Oh man, these are the absolute worst. Sure, people say that having big, soft Longboard wheels will solve your problem of feeling the jitters in the road, but there are those roads that no matter what you do to try and prevent yourself from being thrown off your board, it happens anyway! There are these ugly, nasty roads out there with these big cracks in the ground and years of tar snakes that have absolutely just conspired against you to try and remove any kind of pleasure that you could possibly get from your short ride to the store 3 blocks from your house.
And the worst thing is, you know these aren’t going to be fixed any time soon, because you probably live in a residential neighbourhood and it seems that city governments just forget about residential roads about 4 months after they’re built.
It’s a pandemic. Bring up a petition with your neighbours to get your neighbourhood roads repaved! Fresh, grippy and smooth asphalt is the biggest turn-on for the esteemed downhill skateboarder.
I have a story about this. Back in March, a group of friends and I decided to go skate and exploring. This means that you take a car, drive out to a neighbourhood that you’ve never been to before, and skate little hills and pathways that you may find.
We came up on this big, big hill. I mean like, a path down from the top that takes at least 70 seconds to get down. So we decide pretty unanimously to skate it, but it turns out that there’s a very bad patch of road at the bottom. We’re all running through this going 55 km/h, and we all get mad wobbles, because the badly cracked pavement was tossing our wheels from side to side. It wasn’t a fun time. Always scout out your lines before you skate them! You never know what kind of madness you will run into.
There’s another road that we do every week on our weekly night-ride circuit. There’s this giant pothole in the middle of the ground that every single time no matter how many times we remind each other, someone runs into and wipes out.
People who don’t walk in a straight line. Only if I could by something from the Longboard store to fix this!
If you already longboard, you probably know how big of a pain it is to have people in front of you. But you can dodge them, since you’re skilled enough to after a week or two of straight riding. But you know what’s not easy to dodge? People who don’t walk in a straight line. These people absolutely push me to the end of the cliff. Why can’t you just walk in a straight line so I can pass you? Must you absolutely assert your dominance over the sidewalk so that no person, on wheels or not, can pass you and maybe get to where they want to go on time?
I don’t know. It just doesn’t make sense to some people just refuse to stand and walk in a straight line. I don’t want to mention stereotypes but you can honestly confine them to a few different types of people, namely very old people.
Longboard wheels that don’t roll fast enough.
See, we’re longboarders. We like going fast, or at least we like rolling for an extended period of time. So wheels that don’t roll fast enough are a nuisance to us since that slows us down and impedes our ability to get from point A to point B.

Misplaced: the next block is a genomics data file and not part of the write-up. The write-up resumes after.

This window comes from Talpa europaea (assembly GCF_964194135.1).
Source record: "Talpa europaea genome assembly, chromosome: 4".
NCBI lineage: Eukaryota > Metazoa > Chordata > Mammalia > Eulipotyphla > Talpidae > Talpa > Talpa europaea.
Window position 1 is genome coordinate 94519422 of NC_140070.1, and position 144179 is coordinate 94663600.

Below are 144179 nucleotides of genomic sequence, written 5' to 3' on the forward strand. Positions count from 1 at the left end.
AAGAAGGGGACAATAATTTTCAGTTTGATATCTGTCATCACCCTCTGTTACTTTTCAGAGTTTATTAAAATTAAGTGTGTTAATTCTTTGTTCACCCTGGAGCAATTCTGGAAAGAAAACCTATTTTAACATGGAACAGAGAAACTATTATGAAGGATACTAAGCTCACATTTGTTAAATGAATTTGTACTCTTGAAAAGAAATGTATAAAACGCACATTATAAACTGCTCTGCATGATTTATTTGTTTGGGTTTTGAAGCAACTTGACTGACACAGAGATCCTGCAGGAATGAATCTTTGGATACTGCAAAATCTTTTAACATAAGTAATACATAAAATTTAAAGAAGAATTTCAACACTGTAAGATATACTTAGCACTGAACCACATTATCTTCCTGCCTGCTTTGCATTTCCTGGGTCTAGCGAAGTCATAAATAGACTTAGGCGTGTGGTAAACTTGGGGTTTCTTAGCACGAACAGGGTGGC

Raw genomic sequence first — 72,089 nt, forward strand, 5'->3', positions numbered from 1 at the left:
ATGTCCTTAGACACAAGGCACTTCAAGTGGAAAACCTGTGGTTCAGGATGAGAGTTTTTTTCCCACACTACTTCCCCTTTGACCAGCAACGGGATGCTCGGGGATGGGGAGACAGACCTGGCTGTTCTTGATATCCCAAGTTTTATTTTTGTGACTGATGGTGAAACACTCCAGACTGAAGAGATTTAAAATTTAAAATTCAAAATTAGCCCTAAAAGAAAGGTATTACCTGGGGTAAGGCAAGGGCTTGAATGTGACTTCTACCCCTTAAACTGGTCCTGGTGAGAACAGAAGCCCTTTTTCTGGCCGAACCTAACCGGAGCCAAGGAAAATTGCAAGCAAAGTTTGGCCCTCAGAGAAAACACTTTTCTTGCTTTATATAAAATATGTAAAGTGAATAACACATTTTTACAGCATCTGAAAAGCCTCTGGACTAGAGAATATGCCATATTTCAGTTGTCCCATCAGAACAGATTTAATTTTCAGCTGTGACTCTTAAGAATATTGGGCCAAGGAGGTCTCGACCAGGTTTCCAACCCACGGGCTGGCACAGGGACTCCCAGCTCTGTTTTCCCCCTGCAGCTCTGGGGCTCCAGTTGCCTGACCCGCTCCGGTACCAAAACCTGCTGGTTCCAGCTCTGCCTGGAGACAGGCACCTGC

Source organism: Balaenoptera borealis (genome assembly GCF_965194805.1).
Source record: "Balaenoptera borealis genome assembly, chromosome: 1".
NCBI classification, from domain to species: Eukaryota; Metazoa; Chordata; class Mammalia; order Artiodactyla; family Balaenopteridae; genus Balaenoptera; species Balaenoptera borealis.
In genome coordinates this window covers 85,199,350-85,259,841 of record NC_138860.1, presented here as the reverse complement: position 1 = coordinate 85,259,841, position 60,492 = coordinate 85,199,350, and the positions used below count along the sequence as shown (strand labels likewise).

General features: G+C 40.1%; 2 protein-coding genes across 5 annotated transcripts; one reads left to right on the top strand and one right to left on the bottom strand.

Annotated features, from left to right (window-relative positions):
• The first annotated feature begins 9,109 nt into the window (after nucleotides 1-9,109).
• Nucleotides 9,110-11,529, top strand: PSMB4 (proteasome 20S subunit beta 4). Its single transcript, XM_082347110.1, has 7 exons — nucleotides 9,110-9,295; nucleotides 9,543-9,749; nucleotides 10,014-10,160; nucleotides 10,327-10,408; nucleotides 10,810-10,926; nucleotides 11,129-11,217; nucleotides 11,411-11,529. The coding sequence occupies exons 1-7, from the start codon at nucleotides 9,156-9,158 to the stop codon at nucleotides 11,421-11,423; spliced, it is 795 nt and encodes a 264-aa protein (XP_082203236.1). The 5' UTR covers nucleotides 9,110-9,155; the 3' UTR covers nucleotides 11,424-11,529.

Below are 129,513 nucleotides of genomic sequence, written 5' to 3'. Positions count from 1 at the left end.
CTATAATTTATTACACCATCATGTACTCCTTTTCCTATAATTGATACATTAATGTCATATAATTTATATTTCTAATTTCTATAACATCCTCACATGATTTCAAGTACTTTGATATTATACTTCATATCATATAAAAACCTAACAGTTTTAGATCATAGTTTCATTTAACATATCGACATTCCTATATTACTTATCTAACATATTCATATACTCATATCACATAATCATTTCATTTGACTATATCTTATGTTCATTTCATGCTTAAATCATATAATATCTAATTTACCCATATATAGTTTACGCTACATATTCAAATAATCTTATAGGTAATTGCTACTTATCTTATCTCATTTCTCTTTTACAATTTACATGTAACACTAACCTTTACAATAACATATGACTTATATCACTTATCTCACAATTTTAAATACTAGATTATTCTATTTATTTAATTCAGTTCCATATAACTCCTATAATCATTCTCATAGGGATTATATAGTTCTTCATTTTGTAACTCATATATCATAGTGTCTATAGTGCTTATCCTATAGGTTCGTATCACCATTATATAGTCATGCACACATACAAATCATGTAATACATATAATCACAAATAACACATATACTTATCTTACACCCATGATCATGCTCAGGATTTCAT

So, when we buy longboard wheels from the longboard store that don’t roll fast enough, we get angry. I remember a few months ago I splurged 60 dollars on a set of slide wheels, but when I tried to get to school with them, I found myself pushing 3 times as much. I wish I hadn’t. They’re horrible wheels too. I regret everything. I wish I was smarter.
But yeah, this why we run super big wheels, because aside from commuting, we also like to go fast, and big wheels let us do that. So that is why we don’t just longboard on regular skateboard wheels.
It’s a pretty bad feeling when you are trying to ride side by side with a friend, but you can’t keep up because you have bad wheels on. You just slowly fall behind in speed until they’re 50 meters ahead of you and you’re inching down the hill. It’s pretty frustrating. Make sure you have quality wheels on before you race with somebody!
Cyclists are so gosh-darn entitled! They want the road to themselves and it doesn’t seem like they are ready to share it in any way. I’ve had many run-ins with cyclists before, and every single one of them has been them being ignorant and extremely rude to skaters.
On one occasion, a man in his late 40s came up to us and called us scum. Told us how expensive his bike was and how the carriage he was carrying had his dog inside. He proceeded to follow us for about a kilometer, shouting obscenities and trying to scare us. We caught up with some friends and he left.
It’s just that, we like the road. The road is where our sport happens and it doesn’t make us particularly happy when someone hogs it all to themselves. We’re all about right of way, sharing the road, and passing each other when it happens! But cyclists seem to think that the road was built for them.
We love good cyclists though!
Okay. This is pretty specific to people who do downhill and freeride, but guardrails are the bane of strong, healthy, intact, non-paralyzed backbones.
Guardrails massively screw you up. You slip out in the middle of an extremely fast slide and you just casually glide into a guardrail, there, you get a broken something. You’re doing 180s and you somehow high side head first into a guardrail? That screws you up. In the head, and that’s not good.
I have a friend who just got out of the hospital because he hit a guardrail and started convulsing on the ground. He has major nerve damage, among other things. Lesson of the day, whenever someone says, hey, let’s go out to this new hill I’ve been checking out, ask if it has guardrails in any fast corners. You may risk becoming injured for the rest of your life.
There is this really nice hill in the middle of my city beside the longboard shop. It has paths going down it, and it could totally be a great freeride path, but nobody really uses it aside from the expert here and there because it has these super long guardrails going by it. It isn’t particularly the definition of a safe learning hill. The guardrails have dents in them from people’s helmets.
Damaged Longboard Wheels.